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editorial

We need a Digital Knowledge Act

A digital knowledge act for europe

In December 2023 the Communia Association, which Wikimedia Europe is a member of, rolled out the idea of a Digital Knowledge Act at the European Union level. A EU regulation that makes the interests of knowledge institutions, such as libraries, universities and schools, a top priority. 

In the past five years we have seen the EU tackling various specific digital issues through legislation – content moderation through the Digital Services Act, market power through the Digital Markets Act, data sharing through the Data Act and the Data Governance Act. All these were necessary steps, we believe, they however treated institutions, such as libraries, archives, universities and schools, almost as an afterthought.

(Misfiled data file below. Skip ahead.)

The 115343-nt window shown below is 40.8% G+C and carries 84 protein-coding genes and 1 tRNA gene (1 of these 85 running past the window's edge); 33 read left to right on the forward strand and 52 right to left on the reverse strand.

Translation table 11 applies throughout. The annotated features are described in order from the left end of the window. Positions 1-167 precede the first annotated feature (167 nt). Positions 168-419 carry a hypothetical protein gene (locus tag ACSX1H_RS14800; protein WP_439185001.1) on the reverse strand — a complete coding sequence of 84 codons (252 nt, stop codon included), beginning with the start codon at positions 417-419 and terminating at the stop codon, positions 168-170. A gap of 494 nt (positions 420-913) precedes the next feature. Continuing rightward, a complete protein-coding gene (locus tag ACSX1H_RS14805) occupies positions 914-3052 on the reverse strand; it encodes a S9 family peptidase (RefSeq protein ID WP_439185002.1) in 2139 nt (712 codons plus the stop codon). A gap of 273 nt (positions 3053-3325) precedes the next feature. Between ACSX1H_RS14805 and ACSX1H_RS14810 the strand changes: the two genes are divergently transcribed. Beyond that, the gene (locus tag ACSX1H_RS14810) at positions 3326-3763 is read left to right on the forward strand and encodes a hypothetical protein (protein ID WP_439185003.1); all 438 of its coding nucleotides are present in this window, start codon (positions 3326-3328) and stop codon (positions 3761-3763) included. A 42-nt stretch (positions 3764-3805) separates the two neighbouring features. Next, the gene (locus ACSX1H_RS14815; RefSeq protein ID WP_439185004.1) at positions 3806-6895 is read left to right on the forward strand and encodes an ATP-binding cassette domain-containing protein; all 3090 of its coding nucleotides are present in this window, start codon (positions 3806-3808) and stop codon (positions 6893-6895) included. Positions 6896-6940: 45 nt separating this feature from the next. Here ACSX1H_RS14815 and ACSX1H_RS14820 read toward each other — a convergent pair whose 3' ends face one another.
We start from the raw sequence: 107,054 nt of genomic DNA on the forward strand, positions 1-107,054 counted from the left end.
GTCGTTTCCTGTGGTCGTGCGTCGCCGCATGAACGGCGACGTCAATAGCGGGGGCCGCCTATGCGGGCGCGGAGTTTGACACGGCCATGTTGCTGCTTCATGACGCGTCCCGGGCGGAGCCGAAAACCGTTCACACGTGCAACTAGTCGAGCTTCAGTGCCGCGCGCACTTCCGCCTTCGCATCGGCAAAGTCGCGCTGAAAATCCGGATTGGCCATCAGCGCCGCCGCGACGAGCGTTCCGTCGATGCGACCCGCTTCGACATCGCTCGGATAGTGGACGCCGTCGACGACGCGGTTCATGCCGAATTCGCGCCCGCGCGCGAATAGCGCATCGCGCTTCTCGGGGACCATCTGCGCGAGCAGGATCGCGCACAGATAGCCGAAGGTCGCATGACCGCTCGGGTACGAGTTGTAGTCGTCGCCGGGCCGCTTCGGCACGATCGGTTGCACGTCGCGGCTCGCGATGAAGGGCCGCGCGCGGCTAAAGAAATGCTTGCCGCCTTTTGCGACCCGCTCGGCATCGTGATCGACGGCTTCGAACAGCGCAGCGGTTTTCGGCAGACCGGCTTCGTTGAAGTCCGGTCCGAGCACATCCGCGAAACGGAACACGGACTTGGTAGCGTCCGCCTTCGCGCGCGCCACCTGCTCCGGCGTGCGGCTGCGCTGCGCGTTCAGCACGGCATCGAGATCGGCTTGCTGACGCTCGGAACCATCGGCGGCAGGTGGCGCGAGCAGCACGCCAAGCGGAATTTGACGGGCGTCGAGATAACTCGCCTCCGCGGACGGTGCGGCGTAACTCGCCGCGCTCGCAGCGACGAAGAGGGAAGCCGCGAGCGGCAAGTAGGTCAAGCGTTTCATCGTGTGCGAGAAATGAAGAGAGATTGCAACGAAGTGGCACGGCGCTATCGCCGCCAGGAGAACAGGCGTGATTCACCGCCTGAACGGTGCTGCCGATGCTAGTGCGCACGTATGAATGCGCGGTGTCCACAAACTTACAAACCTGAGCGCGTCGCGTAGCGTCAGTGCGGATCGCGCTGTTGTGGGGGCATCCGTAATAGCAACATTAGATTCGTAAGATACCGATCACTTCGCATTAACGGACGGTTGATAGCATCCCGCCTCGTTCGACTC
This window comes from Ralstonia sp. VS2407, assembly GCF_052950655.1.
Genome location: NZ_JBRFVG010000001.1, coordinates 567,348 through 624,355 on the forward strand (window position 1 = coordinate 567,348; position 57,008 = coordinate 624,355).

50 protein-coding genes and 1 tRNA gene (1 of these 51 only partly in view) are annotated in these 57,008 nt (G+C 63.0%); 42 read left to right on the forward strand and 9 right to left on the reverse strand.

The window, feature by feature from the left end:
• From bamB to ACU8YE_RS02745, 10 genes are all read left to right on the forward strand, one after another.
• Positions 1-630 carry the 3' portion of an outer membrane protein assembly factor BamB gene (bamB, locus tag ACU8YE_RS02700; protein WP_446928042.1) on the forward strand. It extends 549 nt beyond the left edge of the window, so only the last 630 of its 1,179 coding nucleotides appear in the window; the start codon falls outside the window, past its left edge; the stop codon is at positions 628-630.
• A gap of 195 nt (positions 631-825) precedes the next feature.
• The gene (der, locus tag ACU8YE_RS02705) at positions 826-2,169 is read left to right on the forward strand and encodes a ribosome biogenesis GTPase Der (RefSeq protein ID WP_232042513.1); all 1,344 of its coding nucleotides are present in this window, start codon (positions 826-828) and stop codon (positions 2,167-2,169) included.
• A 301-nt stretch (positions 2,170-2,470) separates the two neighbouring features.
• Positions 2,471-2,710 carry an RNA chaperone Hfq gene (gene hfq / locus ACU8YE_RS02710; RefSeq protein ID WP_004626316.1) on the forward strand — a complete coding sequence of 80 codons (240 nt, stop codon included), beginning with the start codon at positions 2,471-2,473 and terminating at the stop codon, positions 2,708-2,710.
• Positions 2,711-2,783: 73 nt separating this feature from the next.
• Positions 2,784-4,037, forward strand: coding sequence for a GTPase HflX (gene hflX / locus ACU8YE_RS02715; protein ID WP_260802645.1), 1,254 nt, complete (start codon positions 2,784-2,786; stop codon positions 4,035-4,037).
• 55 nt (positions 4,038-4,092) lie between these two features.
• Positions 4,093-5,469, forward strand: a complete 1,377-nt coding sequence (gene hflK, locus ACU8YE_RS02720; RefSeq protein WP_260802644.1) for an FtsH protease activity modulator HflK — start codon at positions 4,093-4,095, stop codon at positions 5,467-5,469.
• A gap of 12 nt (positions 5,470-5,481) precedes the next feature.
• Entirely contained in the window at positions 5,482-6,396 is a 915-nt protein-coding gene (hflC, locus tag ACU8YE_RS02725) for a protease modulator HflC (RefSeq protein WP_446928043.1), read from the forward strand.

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Editorial: The DSA debate after Haugen and before the trilogues

If the EU really wants to revamp the online world, it should start shaping legislation with the platform models in mind it likes to support, instead of just going after the ones it dislikes.

Whistleblowers are important. They often provide evidence and usually carry conversations forward. They might be able to open the debate to new audiences. I am grateful to  Frances Haugen for having the courage to speak and the energy to do it over and over again across countries, as the discussion is indeed global. 

On the other hand the hearings didn’t reveal anything completely new, we didn’t learn something we didn’t already know. We live in a time where the peer-to-peer internet has essentially been replaced by a network of platforms, which, in their overwhelming majority, are for-profit, data-collecting and indispensable in everyday life. 

Read More »Editorial: The DSA debate after Haugen and before the trilogues